Think twice before disparaging your workplace on social media. Elaine Varelas explains how it could affect your severance and your job search

A reduction in workforce might inspire anger, but that doesn't mean you should post about it on social media. Many companies may hold you to a non-disparagement clause which could put your severance benefits and your job search in jeopardy. Elaine Varelas explains how these posts can affect the employee, as well as the company.

Ask the Job Doc.
Ask the Job Doc. –Boston.com

Q: My company had a layoff. One of the managers is connected on Facebook to an exited employee who wrote a negative post about the organization. The CEO wants the manager to screenshot the post so they can take away his severance and benefits. The manager does not want to be part of it. Can they make her do this? Is the company right to pursue action just to avoid paying severance?

A: “Don’t burn bridges” is one of those phrases that every employee, at any level, needs to learn. There is nothing to be gained by writing disparaging comments on social media about an employer, especially with your name attached, or while you are in an active relationship, whatever the status with a company. In most employment contracts, or separation agreements, employees agree to non-disparagement clauses, meaning that they can’t say anything negative about the organization, leadership, or a reduction in workforce in exchange for severance benefits. Often, the company agrees not to say anything negative about the separated employees as well. There is so much wrong in your question. Bad comments, not smart—Facebook connections from your manager to their employee, not smart—who showed the CEO?—not smart, and the CEO’s goal should be to remove the post, or lose severance.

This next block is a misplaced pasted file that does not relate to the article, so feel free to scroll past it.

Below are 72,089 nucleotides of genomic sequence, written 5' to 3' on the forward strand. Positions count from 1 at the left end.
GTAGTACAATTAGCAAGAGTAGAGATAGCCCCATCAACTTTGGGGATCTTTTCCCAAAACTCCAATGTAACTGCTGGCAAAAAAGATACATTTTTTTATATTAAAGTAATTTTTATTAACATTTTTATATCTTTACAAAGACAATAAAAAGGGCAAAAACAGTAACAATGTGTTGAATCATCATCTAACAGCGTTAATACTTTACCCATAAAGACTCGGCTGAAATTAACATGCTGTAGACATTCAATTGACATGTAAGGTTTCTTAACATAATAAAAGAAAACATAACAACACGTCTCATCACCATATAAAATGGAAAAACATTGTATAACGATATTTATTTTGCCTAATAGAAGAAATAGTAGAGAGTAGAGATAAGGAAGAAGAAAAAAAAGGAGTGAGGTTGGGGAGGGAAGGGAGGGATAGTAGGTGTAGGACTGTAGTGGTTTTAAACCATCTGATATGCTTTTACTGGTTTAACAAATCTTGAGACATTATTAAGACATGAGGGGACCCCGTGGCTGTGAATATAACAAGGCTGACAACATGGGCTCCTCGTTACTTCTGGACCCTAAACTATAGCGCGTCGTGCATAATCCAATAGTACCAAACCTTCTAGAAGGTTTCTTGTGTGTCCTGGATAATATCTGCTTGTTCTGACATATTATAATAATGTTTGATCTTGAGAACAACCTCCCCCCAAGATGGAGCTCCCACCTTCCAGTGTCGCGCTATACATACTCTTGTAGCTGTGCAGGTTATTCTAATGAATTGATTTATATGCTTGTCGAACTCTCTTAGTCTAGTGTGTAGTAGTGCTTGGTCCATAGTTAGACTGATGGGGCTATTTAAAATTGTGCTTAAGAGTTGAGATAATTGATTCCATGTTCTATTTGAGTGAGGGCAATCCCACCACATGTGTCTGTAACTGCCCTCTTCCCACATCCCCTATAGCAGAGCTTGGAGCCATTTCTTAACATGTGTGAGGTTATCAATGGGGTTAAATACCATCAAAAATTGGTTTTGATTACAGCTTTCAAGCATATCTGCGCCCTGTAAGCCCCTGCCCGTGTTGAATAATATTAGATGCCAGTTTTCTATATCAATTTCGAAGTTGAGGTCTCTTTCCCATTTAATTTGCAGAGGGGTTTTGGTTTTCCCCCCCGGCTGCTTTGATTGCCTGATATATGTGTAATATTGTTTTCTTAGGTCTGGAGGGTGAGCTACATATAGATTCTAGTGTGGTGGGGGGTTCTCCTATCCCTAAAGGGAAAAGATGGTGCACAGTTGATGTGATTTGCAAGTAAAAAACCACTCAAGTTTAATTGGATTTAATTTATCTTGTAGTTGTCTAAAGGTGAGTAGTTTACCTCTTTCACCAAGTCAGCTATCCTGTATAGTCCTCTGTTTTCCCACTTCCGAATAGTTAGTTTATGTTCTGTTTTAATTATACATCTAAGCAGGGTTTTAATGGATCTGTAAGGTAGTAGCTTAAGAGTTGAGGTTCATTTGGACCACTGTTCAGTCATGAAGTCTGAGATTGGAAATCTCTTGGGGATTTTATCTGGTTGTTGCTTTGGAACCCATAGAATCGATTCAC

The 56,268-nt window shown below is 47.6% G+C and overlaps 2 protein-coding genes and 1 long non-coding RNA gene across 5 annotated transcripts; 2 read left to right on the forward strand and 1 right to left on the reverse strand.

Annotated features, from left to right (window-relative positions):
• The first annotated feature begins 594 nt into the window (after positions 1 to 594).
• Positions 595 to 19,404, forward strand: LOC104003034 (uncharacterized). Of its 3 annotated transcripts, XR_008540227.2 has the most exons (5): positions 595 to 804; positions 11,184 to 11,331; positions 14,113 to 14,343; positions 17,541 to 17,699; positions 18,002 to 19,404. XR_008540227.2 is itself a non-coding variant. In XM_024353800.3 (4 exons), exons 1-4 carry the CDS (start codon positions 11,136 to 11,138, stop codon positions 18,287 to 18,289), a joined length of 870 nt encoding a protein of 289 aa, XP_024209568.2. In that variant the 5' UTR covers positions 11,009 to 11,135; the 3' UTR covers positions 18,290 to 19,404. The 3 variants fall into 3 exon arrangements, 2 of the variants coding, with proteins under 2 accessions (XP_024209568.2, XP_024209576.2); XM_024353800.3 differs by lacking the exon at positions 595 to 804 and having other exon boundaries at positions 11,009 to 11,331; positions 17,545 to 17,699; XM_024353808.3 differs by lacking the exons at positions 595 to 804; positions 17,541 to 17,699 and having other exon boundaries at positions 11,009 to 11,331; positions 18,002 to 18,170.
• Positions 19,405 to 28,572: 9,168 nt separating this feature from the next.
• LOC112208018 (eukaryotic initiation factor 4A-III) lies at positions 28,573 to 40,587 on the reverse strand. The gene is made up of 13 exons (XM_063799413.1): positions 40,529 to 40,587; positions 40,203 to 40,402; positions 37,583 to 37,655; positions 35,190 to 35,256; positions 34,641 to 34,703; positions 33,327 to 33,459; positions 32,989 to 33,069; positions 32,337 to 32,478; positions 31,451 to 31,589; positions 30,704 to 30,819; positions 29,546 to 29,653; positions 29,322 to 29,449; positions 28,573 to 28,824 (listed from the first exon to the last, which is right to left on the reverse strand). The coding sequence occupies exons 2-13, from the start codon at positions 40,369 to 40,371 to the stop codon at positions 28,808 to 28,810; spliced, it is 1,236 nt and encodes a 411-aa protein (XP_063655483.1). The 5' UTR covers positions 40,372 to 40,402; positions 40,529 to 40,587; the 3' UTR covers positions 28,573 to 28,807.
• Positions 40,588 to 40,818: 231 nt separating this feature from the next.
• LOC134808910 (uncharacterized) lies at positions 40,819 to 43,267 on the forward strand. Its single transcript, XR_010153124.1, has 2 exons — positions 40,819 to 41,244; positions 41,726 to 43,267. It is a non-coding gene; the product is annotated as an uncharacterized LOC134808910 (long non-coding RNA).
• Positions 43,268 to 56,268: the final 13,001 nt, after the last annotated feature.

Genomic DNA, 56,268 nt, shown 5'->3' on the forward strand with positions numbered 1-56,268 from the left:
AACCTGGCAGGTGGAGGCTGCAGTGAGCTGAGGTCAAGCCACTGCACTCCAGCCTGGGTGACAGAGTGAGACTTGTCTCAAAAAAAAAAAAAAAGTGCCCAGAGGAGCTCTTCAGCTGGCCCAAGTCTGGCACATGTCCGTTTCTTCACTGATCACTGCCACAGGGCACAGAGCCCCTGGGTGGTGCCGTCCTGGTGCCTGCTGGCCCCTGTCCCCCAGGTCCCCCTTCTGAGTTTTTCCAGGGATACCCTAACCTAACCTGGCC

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In these kinds of situations, everybody gets mad. The CEO is mad, the employee is mad, the manager who was connected on Facebook is mad, and none of this helps anyone move forward. The manager should focus on getting the post removed. And unfriending any employees on Facebook.

After a reduction, leadership should focus on rebuilding the current organization and strengthening relationships with current employees, and not on paying attention to a disgruntled exited employee. Human resources should be involved in contacting the separated employee and asking this person if they would like to take down the post, recognizing that their severance and other benefits may be at risk because of the non-disparagement clause.

It’s unlikely that a company would pursue this action just to avoid paying severance—instead, consider that there may have been confidential information in the post that puts the organization at risk. The manager should let Human Resources deal with this conflict if the CEO wants a screenshot of the post, and they should ask the employee to remove it from their page.

This is the kind of situation that should remind you to keep you online social life and your online work life separate. Posting negative commentary about where you’ve worked or the people you worked with will burn any bridges between you and the organization. This is not who hiring managers are looking to recruit. Be smart.